Financial advisers that are intent on helping their clients employ various forms of environmental, social and governance impacts might want to start by monitoring the proxy voting records of the exchange-traded funds they’re using to build client portfolios.
As the largest users of ETFs, advisers might not immediately make the connection between the overwhelming proxy voting potential of the $4.5 trillion ETF market and the ESG-related appetites and interests of their individual clients.
According to the latest annual report on ETF stewardship from Sage Advisory Asset Management, the 25% annual growth rate of the ETF market over the past decade has resulted in large index fund ETF managers controlling more than a quarter of the proxy votes of the average S&P 500 Index company.
Considering the growing trend by large asset managers to make high-profile pronouncements about their commitment to ESG-type issues including climate change and social equality, the hefty voting power of ETF managers might not seem like a big deal.
That is, until you consider that most proxy voting at large asset management firms is outsourced to third-party firms, and that index ETF managers tend to vote with management about 90% of the time.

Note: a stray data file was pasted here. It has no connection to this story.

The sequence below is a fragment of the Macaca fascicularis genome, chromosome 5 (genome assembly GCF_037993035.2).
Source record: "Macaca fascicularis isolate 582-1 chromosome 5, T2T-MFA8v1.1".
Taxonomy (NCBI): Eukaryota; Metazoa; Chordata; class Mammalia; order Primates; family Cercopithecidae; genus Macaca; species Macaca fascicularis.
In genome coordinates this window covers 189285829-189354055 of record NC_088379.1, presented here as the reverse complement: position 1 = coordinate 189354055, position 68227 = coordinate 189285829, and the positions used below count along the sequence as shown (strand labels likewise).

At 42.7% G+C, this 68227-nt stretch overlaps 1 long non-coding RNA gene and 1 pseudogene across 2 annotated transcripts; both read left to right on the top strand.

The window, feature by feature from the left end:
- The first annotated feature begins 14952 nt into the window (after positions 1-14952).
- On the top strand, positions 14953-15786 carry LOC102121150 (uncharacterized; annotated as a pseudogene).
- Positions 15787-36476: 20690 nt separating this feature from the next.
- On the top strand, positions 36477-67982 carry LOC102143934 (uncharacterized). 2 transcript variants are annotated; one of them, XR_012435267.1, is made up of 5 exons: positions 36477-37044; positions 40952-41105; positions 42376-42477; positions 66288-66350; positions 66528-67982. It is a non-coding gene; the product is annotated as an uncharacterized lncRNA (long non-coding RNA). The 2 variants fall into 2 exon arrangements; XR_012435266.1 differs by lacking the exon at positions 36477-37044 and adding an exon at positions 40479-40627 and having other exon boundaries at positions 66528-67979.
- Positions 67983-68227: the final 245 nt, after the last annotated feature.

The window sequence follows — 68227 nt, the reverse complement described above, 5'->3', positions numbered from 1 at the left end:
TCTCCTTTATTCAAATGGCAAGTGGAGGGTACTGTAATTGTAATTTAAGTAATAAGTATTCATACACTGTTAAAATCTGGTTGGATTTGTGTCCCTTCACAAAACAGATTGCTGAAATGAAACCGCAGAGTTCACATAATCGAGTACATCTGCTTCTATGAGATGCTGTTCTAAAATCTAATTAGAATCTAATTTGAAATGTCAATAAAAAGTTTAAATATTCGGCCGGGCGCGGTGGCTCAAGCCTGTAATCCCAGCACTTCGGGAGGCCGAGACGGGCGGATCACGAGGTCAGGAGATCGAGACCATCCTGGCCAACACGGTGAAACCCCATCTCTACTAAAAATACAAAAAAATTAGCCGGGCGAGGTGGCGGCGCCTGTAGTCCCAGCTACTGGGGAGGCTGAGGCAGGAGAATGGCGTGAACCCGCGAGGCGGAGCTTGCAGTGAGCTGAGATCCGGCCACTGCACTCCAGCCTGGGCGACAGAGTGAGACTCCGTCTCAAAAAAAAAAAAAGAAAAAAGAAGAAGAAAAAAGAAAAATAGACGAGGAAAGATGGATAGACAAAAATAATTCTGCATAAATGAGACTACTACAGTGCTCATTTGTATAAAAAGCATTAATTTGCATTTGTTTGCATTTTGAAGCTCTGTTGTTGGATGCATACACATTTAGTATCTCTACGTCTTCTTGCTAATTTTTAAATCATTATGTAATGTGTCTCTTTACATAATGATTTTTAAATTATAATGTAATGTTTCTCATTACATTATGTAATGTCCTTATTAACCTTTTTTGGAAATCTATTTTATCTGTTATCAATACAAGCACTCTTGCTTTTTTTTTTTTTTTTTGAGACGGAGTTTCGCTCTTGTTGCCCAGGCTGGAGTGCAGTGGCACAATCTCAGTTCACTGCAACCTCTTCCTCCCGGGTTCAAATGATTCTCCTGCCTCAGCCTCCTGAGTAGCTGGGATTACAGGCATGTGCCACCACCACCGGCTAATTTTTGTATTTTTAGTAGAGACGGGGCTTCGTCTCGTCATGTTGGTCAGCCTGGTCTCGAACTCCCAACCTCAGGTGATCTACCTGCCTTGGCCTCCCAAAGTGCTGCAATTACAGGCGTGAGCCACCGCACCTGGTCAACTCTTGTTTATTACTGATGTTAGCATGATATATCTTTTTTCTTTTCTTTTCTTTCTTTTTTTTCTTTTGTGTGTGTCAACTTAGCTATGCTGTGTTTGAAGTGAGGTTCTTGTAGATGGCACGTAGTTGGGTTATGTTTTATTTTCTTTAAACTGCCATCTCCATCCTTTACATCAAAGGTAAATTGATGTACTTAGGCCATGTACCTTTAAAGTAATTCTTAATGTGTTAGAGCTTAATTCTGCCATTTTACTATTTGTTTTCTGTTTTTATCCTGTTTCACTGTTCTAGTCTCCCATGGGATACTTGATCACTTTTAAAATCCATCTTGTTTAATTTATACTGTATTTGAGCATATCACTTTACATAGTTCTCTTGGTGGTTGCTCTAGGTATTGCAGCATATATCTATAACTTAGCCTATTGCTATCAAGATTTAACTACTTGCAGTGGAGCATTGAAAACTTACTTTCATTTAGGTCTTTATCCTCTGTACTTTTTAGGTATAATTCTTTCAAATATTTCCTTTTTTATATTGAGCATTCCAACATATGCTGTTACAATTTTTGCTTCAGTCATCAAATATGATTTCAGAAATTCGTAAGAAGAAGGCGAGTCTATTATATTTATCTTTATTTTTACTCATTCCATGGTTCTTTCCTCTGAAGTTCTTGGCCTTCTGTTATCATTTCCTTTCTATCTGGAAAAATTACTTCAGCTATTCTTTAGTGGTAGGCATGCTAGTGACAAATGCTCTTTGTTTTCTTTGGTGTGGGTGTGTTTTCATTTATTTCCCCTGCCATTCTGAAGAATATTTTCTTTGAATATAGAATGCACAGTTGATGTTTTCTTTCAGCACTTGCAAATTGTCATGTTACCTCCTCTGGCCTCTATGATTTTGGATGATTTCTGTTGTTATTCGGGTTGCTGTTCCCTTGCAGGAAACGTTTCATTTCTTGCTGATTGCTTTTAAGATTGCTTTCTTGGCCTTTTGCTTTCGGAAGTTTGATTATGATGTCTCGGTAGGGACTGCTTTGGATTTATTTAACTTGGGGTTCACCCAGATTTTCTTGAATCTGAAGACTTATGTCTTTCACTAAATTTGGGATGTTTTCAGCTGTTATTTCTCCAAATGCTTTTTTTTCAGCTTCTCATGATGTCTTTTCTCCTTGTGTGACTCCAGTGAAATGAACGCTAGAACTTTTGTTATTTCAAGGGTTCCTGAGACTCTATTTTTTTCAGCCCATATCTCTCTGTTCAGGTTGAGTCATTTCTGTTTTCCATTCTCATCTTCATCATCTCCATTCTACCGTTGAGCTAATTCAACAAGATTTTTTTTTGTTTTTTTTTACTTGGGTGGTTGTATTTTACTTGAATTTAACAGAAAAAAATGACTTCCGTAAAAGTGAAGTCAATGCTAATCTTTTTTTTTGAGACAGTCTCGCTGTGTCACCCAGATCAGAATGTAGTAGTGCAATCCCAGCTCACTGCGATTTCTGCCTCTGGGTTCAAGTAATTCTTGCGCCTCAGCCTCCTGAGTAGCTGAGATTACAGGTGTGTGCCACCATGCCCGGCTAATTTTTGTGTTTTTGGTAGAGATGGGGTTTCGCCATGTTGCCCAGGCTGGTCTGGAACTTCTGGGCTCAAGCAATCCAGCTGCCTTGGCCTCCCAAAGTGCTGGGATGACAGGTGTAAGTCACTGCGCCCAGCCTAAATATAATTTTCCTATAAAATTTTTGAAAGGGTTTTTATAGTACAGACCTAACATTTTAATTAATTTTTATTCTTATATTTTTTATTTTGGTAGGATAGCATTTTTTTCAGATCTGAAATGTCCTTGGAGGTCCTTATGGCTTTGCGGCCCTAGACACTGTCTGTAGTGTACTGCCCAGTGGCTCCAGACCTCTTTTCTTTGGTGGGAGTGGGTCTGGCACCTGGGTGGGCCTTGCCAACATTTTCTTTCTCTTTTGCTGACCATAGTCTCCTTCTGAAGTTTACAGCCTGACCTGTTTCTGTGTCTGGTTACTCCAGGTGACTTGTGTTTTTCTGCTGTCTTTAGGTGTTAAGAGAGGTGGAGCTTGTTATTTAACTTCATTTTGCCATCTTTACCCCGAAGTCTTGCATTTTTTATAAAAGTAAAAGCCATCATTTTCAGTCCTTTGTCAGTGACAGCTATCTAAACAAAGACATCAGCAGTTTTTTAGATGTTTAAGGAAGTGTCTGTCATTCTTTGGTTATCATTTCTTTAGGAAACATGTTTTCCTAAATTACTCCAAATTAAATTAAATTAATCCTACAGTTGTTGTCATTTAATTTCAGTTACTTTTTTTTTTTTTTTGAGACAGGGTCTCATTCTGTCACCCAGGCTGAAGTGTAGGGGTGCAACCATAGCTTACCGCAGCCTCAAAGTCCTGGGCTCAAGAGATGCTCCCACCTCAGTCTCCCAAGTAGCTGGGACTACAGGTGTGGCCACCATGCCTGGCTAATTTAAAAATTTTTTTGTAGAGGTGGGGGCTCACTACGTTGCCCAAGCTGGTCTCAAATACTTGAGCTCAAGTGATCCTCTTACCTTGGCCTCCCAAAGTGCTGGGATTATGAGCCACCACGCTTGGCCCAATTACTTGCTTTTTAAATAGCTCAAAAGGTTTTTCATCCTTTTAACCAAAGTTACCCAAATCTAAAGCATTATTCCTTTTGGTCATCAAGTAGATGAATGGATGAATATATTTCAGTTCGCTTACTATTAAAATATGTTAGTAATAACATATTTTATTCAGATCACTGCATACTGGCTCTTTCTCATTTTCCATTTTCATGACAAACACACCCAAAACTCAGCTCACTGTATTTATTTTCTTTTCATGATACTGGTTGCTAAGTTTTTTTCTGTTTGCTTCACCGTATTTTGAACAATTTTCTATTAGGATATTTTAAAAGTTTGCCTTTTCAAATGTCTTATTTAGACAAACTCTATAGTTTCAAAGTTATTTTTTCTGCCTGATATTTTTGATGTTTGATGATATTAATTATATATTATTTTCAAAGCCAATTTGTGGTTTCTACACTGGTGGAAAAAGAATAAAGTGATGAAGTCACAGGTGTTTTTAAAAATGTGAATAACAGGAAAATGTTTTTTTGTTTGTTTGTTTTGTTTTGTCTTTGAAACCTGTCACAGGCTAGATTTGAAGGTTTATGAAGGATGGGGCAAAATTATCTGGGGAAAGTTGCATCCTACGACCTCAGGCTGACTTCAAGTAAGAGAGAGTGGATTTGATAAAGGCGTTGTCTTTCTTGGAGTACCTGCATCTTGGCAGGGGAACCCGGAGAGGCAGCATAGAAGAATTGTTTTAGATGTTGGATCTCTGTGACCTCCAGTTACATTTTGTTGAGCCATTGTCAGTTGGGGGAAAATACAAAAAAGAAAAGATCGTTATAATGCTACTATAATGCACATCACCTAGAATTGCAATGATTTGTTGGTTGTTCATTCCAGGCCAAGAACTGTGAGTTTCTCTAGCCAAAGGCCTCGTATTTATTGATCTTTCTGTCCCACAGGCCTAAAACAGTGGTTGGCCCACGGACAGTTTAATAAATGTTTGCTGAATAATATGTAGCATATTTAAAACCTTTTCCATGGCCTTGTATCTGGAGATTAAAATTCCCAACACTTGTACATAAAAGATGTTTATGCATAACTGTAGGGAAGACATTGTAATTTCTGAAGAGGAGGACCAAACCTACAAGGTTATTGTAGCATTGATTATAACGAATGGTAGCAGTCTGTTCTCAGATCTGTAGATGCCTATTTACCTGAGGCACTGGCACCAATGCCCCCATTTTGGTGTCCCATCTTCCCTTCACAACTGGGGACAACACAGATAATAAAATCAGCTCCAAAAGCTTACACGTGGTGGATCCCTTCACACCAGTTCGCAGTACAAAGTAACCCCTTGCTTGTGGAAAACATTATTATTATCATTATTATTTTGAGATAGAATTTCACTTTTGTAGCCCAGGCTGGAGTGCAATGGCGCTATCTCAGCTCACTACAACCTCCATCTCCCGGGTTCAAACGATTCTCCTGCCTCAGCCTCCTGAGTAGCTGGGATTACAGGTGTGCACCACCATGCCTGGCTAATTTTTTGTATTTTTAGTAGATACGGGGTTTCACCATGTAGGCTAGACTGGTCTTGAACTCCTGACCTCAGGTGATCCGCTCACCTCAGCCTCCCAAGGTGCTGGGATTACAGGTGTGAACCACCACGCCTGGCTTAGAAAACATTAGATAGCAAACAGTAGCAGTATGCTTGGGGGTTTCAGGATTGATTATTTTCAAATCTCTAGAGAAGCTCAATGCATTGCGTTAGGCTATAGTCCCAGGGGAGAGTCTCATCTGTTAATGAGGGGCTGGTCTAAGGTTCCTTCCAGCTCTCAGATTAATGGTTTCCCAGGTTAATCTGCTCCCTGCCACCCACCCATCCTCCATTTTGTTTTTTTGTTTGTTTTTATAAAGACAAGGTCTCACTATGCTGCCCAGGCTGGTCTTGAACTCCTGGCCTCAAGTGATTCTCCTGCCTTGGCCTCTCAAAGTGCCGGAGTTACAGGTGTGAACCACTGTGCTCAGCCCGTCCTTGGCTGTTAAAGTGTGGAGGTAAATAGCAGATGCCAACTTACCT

To be clear, voting with management most of the time is a little misleading because, as many ETF providers will explain, a lot of proxy votes relate to routine management proposals on matters such as ratifying auditors and stock issuance.
But, according to the Sage research, there’s a disconnect between the way ETF providers are pledging their commitment to ESG factors, with 93% claiming ESG impacts their voting behavior, while still rarely voting in favor of shareholder resolutions.
According to Morningstar, over the past five years, five of the 10 largest fund families voted against more than 88% of ESG-related shareholder resolutions.
“There’s a huge trend toward voting with management and that’s not a good thing,” said Emma Harper, ESG research analyst at Sage Advisory.
While most investors and financial advisers might not give much thought to proxy voting, it is a large and sometimes overwhelming reality for fund managers.